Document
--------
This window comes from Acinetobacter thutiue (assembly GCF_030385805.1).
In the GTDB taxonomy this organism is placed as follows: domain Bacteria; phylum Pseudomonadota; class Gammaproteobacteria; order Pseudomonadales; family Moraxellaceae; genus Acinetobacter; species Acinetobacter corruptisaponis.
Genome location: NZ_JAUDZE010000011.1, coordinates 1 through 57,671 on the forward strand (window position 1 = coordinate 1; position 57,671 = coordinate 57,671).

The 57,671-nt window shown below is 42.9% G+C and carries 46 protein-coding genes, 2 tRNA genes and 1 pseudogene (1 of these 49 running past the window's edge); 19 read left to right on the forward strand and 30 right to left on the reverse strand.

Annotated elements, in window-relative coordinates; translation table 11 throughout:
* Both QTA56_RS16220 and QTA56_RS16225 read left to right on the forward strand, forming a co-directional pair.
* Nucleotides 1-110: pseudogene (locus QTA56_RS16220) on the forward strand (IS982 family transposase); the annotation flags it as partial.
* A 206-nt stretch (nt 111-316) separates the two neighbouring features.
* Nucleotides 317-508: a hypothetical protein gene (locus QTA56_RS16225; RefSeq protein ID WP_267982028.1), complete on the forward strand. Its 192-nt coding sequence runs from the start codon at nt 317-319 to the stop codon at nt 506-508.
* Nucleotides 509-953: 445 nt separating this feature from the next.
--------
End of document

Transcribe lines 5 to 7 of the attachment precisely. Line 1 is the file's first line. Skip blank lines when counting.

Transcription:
Annotated elements, in window-relative coordinates; translation table 11 throughout:
* Both QTA56_RS16220 and QTA56_RS16225 read left to right on the forward strand, forming a co-directional pair.
* Nucleotides 1-110: pseudogene (locus QTA56_RS16220) on the forward strand (IS982 family transposase); the annotation flags it as partial.